If we speak with the best teachers in America, with any employer interested in the trainability and work performance of new employees, or with parents who are concerned about how well their children are being prepared for the challenges of the future, we will notice a common thread wending its way through each dialogue: Our schools are failing to educate our children as well as is needed.
Notes on Education goes to the front lines in our schools to examine some of the key elements that are contributing to a continuing stagnation, if not decline, in the quality of K-12 education in the United States over the last few decades. Numerous specific, potential solutions are suggested by the author, not as a one-size-fits-all program, but purely as a starting place for serious discussions within the community that will lead to constructive actions that benefit our children and their future.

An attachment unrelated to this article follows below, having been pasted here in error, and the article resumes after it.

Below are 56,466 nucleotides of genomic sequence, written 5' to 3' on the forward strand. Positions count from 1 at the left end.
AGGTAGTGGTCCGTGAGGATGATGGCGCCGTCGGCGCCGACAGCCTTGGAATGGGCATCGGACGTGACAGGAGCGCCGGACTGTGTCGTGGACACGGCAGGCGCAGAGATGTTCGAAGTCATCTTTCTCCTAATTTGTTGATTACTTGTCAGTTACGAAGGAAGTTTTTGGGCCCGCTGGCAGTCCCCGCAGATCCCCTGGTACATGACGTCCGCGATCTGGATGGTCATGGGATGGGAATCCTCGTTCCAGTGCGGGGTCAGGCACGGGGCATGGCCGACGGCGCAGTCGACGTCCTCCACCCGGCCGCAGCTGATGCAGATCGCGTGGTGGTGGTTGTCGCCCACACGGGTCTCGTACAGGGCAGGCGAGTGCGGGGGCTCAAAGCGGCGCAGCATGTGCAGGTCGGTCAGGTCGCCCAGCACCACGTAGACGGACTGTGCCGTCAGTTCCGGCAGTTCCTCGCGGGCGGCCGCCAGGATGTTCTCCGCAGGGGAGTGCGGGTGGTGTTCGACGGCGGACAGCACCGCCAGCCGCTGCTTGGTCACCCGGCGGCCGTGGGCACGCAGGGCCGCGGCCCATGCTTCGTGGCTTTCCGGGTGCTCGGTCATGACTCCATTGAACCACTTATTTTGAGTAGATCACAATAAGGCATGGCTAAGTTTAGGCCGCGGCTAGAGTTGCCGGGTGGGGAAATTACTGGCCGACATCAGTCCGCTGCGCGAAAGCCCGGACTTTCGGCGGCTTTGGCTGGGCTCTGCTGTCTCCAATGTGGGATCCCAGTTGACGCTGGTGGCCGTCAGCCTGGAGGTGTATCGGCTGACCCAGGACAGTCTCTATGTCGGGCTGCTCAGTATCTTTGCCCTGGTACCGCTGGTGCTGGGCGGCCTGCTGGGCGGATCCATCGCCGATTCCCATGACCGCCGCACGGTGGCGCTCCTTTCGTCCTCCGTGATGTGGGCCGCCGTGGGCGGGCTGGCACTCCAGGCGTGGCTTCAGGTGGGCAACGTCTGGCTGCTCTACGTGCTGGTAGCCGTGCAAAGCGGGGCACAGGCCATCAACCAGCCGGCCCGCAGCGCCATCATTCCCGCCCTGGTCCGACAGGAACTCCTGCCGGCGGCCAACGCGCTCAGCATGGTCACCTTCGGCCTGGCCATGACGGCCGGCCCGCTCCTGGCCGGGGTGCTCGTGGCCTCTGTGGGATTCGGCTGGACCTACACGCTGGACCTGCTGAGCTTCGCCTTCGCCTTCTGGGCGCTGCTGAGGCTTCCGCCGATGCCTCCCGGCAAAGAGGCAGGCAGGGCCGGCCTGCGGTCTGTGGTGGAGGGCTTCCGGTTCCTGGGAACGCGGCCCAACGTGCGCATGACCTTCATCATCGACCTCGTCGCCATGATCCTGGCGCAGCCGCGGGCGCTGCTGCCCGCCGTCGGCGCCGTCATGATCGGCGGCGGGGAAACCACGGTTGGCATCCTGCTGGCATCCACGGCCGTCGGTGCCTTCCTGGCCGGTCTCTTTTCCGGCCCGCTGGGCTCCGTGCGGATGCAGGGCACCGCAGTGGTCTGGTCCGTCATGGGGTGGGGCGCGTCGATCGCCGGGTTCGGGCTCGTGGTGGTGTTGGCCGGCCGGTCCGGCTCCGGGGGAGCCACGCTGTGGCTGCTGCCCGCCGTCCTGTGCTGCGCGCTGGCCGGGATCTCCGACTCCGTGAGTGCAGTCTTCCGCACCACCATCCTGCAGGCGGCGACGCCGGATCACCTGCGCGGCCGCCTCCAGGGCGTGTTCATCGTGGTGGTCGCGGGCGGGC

As huge government programs and remote experts have failed to provide meaningful help, this author calls for an "education barn raising" at the community level as the only hope remaining for a return to quality education in our nation. Rather than its usual role as an empty slogan, the phrase "It takes a village to raise a child" takes on new meaning in this important book, with responsibility for improvement in education coming home to roost on our individual shoulders.
Author Howie Soucek remembers the excellent education he received at Covington Junior High School in Los Altos, California, and at Christchurch School in Christchurch, Virginia, as an inspiration for a lifelong investment in the cause of education. Following his undergraduate degree in philosophy at Hampden-Sydney College in Virginia, he was a middle school teacher for nine years. Since then, has worked in the human resources field while remaining invested in his education interests as evidenced by this book.